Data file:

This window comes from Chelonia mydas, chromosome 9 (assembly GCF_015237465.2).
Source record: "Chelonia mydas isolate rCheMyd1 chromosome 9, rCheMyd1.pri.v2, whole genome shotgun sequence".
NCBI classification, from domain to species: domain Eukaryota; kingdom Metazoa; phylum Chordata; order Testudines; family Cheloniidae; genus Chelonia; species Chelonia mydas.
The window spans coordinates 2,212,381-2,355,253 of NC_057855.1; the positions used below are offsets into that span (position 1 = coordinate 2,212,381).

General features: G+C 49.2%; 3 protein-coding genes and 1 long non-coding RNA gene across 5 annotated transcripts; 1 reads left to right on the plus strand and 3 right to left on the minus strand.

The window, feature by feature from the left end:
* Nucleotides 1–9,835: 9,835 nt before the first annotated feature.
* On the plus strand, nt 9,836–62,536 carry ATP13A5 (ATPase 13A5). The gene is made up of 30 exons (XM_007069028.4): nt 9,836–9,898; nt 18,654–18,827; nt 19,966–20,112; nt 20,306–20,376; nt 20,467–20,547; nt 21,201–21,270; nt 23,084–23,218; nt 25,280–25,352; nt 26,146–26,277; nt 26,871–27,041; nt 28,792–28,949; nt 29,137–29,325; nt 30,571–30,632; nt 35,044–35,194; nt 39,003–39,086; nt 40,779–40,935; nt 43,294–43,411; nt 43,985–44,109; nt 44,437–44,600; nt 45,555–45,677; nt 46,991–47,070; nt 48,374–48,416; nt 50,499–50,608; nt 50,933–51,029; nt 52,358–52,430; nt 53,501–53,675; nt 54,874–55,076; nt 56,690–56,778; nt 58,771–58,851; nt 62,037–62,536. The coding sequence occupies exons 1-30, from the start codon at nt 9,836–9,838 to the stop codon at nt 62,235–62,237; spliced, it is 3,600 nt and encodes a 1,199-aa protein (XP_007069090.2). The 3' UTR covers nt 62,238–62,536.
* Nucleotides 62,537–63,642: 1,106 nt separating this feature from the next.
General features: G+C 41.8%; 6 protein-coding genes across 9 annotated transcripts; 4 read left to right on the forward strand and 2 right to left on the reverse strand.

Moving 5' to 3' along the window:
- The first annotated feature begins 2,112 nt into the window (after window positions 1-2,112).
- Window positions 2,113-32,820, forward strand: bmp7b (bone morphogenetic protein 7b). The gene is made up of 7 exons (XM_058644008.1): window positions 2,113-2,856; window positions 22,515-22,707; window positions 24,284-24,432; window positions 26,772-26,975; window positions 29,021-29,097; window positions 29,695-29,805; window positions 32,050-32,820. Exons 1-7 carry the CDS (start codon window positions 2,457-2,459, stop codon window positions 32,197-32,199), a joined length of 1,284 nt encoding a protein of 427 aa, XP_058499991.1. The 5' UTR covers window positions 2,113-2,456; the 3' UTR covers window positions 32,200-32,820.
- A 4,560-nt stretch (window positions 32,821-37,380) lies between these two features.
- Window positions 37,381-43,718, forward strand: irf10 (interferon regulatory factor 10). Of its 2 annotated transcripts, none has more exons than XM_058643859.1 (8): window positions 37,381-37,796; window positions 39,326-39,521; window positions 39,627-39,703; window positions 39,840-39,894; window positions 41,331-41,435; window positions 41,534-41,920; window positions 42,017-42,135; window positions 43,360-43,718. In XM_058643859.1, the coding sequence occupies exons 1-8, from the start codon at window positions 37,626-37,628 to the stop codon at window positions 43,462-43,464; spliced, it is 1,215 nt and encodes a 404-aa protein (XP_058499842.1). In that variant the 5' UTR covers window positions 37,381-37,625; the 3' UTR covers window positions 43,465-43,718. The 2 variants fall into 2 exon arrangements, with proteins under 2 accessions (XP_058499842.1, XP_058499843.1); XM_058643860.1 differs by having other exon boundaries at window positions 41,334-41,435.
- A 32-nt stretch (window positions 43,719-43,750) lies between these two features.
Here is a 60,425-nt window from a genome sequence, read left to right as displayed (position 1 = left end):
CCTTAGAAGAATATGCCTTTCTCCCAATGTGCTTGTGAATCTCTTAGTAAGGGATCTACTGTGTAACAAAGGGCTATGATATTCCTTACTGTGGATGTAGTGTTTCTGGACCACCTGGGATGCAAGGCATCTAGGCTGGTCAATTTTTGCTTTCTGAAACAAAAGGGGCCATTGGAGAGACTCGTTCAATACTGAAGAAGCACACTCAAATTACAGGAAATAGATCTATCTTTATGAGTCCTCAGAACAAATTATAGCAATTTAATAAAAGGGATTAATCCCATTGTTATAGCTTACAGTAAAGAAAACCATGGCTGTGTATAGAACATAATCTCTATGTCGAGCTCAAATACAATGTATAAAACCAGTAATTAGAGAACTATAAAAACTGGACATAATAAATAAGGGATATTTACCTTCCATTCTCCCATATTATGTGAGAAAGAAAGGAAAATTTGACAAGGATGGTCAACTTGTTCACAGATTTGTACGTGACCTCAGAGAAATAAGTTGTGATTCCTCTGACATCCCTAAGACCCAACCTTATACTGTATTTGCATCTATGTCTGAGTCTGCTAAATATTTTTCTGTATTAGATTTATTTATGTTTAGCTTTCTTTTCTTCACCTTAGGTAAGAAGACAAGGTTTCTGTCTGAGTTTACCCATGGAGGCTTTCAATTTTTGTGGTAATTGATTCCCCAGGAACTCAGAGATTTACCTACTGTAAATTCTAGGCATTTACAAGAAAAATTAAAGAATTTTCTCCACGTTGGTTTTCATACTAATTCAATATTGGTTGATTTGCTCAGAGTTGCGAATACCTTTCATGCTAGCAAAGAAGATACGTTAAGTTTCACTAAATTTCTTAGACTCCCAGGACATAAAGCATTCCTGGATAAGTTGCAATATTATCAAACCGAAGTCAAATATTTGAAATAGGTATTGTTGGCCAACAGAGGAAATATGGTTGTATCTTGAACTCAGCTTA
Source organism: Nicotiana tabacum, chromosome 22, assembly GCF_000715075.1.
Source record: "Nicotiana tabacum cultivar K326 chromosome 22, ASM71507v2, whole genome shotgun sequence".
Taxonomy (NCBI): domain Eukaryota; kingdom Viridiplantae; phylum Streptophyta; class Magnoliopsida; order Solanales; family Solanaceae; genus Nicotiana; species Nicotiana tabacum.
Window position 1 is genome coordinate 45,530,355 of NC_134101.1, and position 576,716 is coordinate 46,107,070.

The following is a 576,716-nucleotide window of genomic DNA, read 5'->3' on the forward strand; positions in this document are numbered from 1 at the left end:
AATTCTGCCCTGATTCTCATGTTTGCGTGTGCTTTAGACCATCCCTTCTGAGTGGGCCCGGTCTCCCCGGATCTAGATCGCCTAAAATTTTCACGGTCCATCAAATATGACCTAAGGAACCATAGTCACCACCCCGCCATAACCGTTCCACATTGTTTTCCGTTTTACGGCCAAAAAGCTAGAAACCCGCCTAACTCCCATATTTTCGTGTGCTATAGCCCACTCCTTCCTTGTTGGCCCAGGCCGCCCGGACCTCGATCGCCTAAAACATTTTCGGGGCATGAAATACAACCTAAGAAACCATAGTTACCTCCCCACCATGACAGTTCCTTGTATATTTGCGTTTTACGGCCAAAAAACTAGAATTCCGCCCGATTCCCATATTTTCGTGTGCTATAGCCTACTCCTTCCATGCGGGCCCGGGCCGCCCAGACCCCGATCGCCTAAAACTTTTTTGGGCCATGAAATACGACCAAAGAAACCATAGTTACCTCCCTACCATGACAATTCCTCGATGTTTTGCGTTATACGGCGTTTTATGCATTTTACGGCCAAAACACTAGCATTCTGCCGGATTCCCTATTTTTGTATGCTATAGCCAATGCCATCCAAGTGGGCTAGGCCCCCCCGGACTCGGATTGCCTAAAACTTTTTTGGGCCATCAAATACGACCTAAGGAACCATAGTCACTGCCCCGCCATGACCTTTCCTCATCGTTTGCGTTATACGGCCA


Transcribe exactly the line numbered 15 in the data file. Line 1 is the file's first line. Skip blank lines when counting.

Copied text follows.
- Window positions 37,381-43,718, forward strand: irf10 (interferon regulatory factor 10). Of its 2 annotated transcripts, none has more exons than XM_058643859.1 (8): window positions 37,381-37,796; window positions 39,326-39,521; window positions 39,627-39,703; window positions 39,840-39,894; window positions 41,331-41,435; window positions 41,534-41,920; window positions 42,017-42,135; window positions 43,360-43,718. In XM_058643859.1, the coding sequence occupies exons 1-8, from the start codon at window positions 37,626-37,628 to the stop codon at window positions 43,462-43,464; spliced, it is 1,215 nt and encodes a 404-aa protein (XP_058499842.1). In that variant the 5' UTR covers window positions 37,381-37,625; the 3' UTR covers window positions 43,465-43,718. The 2 variants fall into 2 exon arrangements, with proteins under 2 accessions (XP_058499842.1, XP_058499843.1); XM_058643860.1 differs by having other exon boundaries at window positions 41,334-41,435.